Cutting carbon emissions

Coal fired power plants are the biggest source of manmade CO2 emissions. This makes coal energy the single greatest threat our climate faces. In India up to 40 percent of our current CO2 emissions comes from coal fired power stations.

To avoid the worst impacts of climate change, including widespread drought, flooding and massive population displacement caused by rising sea levels, we need to keep global temperature rise below 2ºC (compared to pre-industrial levels). To do this, global greenhouse gases emission must peak by 2015 and go down to zero from there.

India is the third largest emitter of carbon dioxide after China and the US. Its emissions are expected to have significant growth over the next 20 years or so. Our emissions come from various activities but the largest share is from the electricity sector because of the way we produce most of our electricity today.

Coal based power plants produce 70 percent of our electricity needs and 40 percent of our total carbon dioxide emissions. If we want to play a significant, responsible role in tackling climate change, we must lead the way by reducing our dependence on coal and finding newer, cleaner ways to produce electricity.

Campaign story:

Our coal campaign highlights the impacts of coal in our energy mix, on the people and environment. We have an opportunity to build the energy infrastructure of the future and must seize it.

There is a huge surge in coal mining and the number of coal fired power plants in the guise of meeting electricity demands and development for the country. However coal cannot deliver India’s growth and development aspirations beyond a few years. It is neither a secure nor a sustainable energy option.

In fact it is a risky investment for the industries and the government. The campaign will demonstrate that supply of coal is severely limited by social and economical factors, making it a dead investment in the medium and long term. The campaign will also make the case that going down the coal route will be costly for India’s global image and long term development interests.

Limited coal:

A lot of our coal is found under the few remaining heavily forested areas of our country or where there are a large number of people living. To get to the coal we must either cut down the forests and/or displace large numbers of people from these regions. When people are displaced, they need to be rehabilitated to similar places where they can rebuild their lives. Given that land is not easy to come by we will not be able to provide people replacements for what they are expected to lose.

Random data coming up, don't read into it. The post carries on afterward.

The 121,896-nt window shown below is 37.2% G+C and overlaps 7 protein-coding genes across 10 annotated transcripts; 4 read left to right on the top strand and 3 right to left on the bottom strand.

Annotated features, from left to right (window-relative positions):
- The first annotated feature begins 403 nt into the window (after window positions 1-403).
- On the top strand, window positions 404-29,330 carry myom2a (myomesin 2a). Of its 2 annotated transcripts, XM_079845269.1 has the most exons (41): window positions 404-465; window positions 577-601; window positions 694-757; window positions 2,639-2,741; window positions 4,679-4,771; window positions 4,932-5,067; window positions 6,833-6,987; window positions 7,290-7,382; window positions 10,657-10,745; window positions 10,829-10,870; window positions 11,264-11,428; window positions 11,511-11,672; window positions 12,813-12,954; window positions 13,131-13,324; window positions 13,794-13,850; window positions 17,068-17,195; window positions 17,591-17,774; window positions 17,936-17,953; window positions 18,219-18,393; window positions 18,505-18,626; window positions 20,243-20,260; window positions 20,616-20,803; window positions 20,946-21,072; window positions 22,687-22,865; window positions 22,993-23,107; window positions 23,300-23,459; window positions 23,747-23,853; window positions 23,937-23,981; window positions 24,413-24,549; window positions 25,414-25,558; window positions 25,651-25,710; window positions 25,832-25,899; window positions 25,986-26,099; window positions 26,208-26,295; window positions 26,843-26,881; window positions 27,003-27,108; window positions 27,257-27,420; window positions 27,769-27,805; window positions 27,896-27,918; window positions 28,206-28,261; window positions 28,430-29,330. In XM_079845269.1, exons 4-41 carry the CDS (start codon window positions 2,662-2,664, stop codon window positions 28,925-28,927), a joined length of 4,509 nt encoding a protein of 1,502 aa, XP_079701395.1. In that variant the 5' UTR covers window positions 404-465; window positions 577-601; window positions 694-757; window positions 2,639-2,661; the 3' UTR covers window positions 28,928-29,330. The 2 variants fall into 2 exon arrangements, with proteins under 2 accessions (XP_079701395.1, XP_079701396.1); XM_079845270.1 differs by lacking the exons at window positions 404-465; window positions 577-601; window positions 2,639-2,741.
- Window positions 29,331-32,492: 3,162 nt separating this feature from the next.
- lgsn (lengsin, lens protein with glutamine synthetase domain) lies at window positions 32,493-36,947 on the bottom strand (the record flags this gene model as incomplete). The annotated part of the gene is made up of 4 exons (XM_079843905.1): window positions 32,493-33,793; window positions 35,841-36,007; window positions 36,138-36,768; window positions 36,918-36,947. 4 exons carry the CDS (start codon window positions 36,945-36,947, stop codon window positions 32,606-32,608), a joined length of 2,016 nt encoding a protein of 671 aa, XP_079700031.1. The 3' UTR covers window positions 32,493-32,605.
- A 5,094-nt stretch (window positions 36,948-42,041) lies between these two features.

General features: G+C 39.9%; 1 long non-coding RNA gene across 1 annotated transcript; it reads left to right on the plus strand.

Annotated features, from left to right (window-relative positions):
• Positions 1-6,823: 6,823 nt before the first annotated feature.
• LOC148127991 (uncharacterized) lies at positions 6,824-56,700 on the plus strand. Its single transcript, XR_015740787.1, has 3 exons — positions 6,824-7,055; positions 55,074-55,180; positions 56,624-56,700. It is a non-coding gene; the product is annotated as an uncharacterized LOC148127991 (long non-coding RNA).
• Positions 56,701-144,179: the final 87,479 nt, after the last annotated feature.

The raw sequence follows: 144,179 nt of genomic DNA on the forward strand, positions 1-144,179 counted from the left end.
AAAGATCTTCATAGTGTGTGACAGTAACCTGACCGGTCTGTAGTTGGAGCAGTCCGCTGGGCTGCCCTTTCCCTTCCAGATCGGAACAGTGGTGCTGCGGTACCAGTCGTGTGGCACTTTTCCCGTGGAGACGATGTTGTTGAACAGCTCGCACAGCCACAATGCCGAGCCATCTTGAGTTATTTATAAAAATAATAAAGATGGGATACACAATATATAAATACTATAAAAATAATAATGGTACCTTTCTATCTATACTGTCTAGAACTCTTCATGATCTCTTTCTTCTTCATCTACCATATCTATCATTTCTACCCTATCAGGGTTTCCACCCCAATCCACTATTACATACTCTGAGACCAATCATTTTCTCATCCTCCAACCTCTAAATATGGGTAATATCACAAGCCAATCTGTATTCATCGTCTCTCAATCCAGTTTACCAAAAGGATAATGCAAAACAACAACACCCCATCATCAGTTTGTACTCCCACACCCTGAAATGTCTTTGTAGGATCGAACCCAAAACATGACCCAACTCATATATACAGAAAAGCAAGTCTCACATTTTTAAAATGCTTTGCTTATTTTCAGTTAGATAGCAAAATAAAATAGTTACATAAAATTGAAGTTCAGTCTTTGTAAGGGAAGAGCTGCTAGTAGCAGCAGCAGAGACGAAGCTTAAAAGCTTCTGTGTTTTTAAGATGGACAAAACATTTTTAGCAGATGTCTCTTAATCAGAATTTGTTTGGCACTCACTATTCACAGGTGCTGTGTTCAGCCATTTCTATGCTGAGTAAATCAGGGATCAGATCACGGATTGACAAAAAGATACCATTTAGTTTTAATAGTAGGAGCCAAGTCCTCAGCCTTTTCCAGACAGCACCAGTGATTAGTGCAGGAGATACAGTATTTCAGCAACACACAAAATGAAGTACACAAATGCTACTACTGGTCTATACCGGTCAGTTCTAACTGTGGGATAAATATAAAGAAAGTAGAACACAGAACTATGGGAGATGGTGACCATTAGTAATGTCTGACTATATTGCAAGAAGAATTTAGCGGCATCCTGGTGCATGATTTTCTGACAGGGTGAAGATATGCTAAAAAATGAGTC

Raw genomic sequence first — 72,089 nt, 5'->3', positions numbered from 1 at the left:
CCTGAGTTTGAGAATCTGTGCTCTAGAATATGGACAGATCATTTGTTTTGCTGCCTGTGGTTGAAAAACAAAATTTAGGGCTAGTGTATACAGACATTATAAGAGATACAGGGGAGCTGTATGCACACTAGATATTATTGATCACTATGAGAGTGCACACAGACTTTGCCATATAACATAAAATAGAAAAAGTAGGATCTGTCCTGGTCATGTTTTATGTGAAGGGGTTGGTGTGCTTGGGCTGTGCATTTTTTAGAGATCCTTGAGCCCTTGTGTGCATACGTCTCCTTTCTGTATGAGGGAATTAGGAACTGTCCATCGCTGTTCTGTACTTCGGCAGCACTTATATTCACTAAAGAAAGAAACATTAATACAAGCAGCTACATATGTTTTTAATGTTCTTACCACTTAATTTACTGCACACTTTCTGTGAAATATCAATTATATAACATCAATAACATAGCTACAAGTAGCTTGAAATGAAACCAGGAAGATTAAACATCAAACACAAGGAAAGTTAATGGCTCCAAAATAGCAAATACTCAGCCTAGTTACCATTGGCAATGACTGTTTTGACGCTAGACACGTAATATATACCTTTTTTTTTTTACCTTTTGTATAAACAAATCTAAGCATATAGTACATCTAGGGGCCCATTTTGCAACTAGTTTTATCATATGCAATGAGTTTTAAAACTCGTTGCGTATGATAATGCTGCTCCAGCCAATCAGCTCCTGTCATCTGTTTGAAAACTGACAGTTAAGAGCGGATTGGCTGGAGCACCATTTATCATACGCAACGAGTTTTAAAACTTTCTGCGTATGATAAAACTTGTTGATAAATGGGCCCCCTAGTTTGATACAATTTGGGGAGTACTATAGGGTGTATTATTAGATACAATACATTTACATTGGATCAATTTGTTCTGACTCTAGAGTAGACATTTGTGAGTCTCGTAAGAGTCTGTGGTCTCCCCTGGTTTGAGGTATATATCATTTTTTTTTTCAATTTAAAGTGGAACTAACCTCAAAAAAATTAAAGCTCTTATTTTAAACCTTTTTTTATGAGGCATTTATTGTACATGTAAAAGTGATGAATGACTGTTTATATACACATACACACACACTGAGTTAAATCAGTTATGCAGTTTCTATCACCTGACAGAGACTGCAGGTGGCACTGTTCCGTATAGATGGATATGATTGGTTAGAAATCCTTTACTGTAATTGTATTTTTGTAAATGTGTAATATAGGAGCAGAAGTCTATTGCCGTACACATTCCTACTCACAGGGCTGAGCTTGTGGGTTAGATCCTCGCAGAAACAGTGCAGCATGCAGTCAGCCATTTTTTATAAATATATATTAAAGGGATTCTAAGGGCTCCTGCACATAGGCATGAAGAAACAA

So while we theoretically have a lot of coal, there are unacceptable things that may be done to actually be able to use it. Therefore, we must stop looking at coal as an option and start by reducing our dependence on it beginning right now.

We will investigate and publicise the true cost of coal and urge people and policy makers to make the right choices.

The latest updates

 

Junglistan diaries: booster shots of inspiration

Blog entry by Brikesh Singh | September 24, 2012

Sisters from St Mary's convent and Montfort convent visited the tree house. I was amazed by their energy and enthusiasm. A lot of visitors who are half their age shy away from climbing up the tree house but all the sisters climbed...

What is breakfast for a snake?

Blog entry by Brikesh Singh | September 21, 2012

I know I've repeatedly mentioned that there are a lot of snakes around this area, but substantial evidence has been missing all this while. This morning I was presented with an opportunity to provide you guys with evidence that...

Finding Heart In The Melting Arctic

Image gallery | September 19, 2012

Junglistan Nivas: a new hangout for the village kids

Blog entry by Brikesh Singh | September 19, 2012

My caricature, my family and the artist Harish. Day 16 It was one of the busiest day after 1 st of September when I climbed up this tree. Around 170 people from schools, colleges, NGO’s, came to visit me.Among them was an...

Finding heart in the melting Arctic

Blog entry by Sara Ayech | September 19, 2012

The record has already been broken – but it is about to be shattered. This isn't the kind of record you wish to remember and tell your grandchildren about. This is no tale of great sporting achievement like Usain Bolt smashing...

Junglistan Diaries: the writing's on the wall

Blog entry by Brikesh Singh | September 14, 2012

If you can read your name here then you are a hero. Today I started writing names of all the people, who have signed the petition, on the tree house. Every time I feel a little low, I'll look at these names and take inspiration...

Junglistan diaries: let the images talk

Image gallery | September 10, 2012

Junglistan diaries: let the images talk

Image gallery | September 10, 2012

Junglistan diaries: let the images talk

Image gallery | September 10, 2012

Why say no to diesel?

Blog entry by Greenpeace | September 7, 2012

In the previous blog post , we spoke about the 'Enabling Clean Talking' report released by Greenpeace. The report basically urges the Telecom Industry to switch to renewable sources of energy from diesel to power the ubiquitous mobile...

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